European Strategy Forum for Research Infrastructures a strategic instrument to develop the scientific integration of Europe and to strengthen its international outreach (http://ec.europa.eu/research/infrastructures/index_en.cfm?pg=esfri)
Federation of European Microbiological Societies (http://www.fems-microbiology.org).
Global Biodiversity Information Facility (http://www.gbif.org/), an international government-initiated and funded initiative focused on making biodiversity data free and openly available online.
Global Biological Resource Center Network (http://www.gbrcn.org), a project following work in the OECD to improve access to high quality biological resources and information to support research and biotechnology as a platform for a knowledge-based bio-economy.
- INRA CIRM-BIA
Center International de Ressources Microbiennes - Bacteries d'Interet Alimentaire, Institut National de la Recherche Agronomique, Rennes, France.
- INRA CIRM-BP
Center International de Ressources Microbiennes – Bacteries Pathogenes, Institut National de la Recherche Agronomique, Nouzilly, France.
Korean Agricultural Culture Collection, National Institute of Agricultural Science and Technology, Suwon, Republic of Korea.
Korean Collection for Type Cultures, Korea Research Institute of Bioscience and Biotechnology, Taejon, Republic of Korea.
The Belgian Consortium of Collections of Microorganisms (BCCM™), represented by the Universiteit Gent, Belgium.
Microbial Information Network Europe, an EU-funded network of European culture collections, running between 1986–1989 and 1990–1993.
Microbial Resource Research Infrastructure (http://www.mirri.org/), a pan- European distributed research infrastructure established on the European Strategy Forum for Research Infrastructures (ESFRI) road map with the goal to improve access to the microbial resources and services that are needed to accelerate research and discovery processes.
Micro-Organisms Sustainable use and Access regulation International Code of Conduct, an EU-funded project (1997–1999), a tool to support the implementation of CBD at the microbial level, in accordance with other relevant rules of international and national laws.
Microtheca do Universidade do Minho, Braga, Portugal.
Biological Resource Center, National Institute of Technology and Evaluation, Chiba Pref., Japan.
National Collection of Agricultural and Industrial Microorganisms, Department of Microbiology and Biotechnology, University of Horticulture and Food Industry, Budapest, Hungary.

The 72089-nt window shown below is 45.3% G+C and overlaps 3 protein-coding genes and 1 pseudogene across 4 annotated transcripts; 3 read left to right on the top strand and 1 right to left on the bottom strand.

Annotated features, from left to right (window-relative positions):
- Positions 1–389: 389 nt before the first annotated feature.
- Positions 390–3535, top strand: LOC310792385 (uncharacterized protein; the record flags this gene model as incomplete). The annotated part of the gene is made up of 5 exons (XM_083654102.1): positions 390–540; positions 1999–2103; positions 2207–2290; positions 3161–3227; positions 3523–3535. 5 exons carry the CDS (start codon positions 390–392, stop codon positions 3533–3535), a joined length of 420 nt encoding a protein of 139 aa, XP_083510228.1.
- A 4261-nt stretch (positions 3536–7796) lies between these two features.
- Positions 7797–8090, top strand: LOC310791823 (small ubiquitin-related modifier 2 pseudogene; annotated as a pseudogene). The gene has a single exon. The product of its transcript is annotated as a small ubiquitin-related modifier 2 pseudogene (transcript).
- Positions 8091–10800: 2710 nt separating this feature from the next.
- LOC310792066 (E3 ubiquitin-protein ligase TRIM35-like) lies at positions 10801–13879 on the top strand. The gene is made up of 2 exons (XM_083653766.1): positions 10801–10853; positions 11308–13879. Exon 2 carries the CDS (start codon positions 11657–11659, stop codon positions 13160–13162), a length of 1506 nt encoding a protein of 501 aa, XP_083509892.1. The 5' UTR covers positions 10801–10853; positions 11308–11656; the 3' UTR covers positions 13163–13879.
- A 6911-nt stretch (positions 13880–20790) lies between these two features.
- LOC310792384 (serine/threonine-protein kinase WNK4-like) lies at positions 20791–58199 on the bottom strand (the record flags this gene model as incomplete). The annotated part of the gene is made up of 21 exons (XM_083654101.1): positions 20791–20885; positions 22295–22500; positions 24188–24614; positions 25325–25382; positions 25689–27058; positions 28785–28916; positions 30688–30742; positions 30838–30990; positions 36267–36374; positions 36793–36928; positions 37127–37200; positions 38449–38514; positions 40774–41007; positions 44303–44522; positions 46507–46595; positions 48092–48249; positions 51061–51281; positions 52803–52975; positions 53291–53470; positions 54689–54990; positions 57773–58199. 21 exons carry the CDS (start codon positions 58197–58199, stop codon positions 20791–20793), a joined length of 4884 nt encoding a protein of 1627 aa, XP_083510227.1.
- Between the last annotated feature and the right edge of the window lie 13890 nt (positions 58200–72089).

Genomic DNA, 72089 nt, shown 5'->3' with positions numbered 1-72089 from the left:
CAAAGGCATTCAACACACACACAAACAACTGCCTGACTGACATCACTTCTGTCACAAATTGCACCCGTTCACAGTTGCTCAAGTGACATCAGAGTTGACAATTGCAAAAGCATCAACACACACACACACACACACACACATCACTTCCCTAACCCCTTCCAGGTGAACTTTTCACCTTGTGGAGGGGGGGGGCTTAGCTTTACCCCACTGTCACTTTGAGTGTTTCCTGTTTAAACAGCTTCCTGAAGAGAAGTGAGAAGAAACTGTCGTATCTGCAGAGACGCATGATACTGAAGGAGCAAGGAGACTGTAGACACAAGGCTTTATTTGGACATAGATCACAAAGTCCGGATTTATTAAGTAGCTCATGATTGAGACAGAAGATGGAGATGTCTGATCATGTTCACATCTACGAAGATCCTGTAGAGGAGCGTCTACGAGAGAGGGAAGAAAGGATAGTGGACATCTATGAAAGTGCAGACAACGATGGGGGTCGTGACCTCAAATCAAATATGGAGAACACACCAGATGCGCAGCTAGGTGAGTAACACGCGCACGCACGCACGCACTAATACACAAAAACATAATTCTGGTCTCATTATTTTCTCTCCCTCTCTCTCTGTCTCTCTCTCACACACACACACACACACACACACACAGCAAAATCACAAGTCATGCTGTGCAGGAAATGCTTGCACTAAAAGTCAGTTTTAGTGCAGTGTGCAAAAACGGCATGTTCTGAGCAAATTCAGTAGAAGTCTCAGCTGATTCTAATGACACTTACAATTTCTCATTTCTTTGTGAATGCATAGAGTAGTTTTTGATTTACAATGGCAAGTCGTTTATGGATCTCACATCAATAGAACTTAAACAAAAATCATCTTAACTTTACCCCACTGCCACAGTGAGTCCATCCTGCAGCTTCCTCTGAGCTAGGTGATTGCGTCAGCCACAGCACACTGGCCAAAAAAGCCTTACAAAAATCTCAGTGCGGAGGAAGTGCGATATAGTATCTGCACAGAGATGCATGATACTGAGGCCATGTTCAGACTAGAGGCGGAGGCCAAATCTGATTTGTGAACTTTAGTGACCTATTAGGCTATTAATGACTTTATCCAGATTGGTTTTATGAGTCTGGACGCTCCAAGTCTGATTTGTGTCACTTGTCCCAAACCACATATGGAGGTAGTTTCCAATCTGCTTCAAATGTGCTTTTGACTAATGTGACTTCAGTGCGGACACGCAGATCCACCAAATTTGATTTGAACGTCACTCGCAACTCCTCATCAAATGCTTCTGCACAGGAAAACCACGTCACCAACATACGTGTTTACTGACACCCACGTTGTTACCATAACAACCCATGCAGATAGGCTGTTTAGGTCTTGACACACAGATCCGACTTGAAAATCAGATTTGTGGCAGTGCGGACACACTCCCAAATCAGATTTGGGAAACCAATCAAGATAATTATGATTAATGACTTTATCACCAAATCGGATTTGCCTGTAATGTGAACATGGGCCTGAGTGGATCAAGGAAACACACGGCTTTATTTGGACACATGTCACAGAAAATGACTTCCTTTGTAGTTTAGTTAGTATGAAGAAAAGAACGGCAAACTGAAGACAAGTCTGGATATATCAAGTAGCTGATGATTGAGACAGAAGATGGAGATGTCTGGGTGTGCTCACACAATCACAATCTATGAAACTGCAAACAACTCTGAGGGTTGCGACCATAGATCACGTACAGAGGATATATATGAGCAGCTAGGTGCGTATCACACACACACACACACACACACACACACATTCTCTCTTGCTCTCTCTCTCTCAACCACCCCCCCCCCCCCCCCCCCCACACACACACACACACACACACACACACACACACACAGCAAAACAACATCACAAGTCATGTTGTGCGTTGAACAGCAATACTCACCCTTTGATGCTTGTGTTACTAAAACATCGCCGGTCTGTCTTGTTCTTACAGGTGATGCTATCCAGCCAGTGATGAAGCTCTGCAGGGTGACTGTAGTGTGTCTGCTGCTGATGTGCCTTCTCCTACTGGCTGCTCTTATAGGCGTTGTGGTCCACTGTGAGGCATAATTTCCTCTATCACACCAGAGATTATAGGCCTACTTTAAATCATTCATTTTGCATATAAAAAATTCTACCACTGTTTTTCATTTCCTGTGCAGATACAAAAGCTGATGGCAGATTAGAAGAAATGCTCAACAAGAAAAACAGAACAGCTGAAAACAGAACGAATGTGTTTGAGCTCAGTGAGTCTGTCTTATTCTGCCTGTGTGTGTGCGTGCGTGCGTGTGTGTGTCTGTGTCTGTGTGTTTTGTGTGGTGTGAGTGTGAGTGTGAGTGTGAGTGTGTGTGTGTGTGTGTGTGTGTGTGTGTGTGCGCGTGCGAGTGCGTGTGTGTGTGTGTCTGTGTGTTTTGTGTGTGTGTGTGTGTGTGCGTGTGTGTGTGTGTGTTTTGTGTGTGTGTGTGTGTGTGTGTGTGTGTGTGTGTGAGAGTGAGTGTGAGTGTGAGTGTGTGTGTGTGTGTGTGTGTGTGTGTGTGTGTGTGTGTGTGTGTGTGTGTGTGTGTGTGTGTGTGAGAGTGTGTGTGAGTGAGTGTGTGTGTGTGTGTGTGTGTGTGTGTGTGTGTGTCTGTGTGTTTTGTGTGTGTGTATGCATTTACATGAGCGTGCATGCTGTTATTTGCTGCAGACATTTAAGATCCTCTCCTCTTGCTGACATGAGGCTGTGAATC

Netherlands Culture Collection of Bacteria, Utrecht, The Netherlands.
National Collection of Industrial and Marine Bacteria, National Collections of Industrial, Food and Marine Bacteria, Aberdeen, UK.
National Collection of Type Cultures, Central Public Health Laboratory, London, UK.
Northern Regional Research Center, Agricultural Research Service Culture Collection, National Center for Agricultural Utilization Research, US Department of Agriculture, Peoria, Illinois, USA.
Organisation for Economic Co-operation and Development (http://www.oecd.org/).
Culture Collection of Algae Sammlung von Algenkulturen, University Göttingen, Göttingen, Germany.
The Belgian Consortium of Collections of Microorganisms (BCCM™), Université Catholique de Louvain, Belgium.
World Data Center of Microorganisms, an activity of the WFCC, providing an electronic gateway to databases on microbes and cell lines and resources on biodiversity, molecular biology and genomes (see Box 11.3).
We wish to thank all contributing collections for sharing their data with us. Special thanks go to Dunja Martin, Hanover, for critically reading and for improving this chapter.
This chapter has been prepared under the EMbaRC project (EU Seventh Framework Programme Research Infrastructures (INFRA-2008-18.104.22.168: Biological Resources Centers (BRCs) for microorganisms (Grant agreement number: FP7- 228310) and for the GBRCN Demonstration Project, financed by the Bundesministerium für Bildung und Forschung (BMBF), the German Federal Ministry of Research and Education.
- Anon (2010) The WFCC Guidelines for the establishment and operation of culture collections. http://www.wfcc.info/guideline.html. Accessed 03 July 2011
- CABRI (2002) Common Access to Biological Resources and Information http//:www.cabri.org
- Canhos VP, Sette LD, Cupolillo E, Tigano MS, Vazoller RF (2007) O papel da Sociedade Brasileira de Microbiologia no suporte à consolidação da Rede Brasileira de Coleções de Culturas de Microrganismos. Microbiologia in foco 2:40–48Google Scholar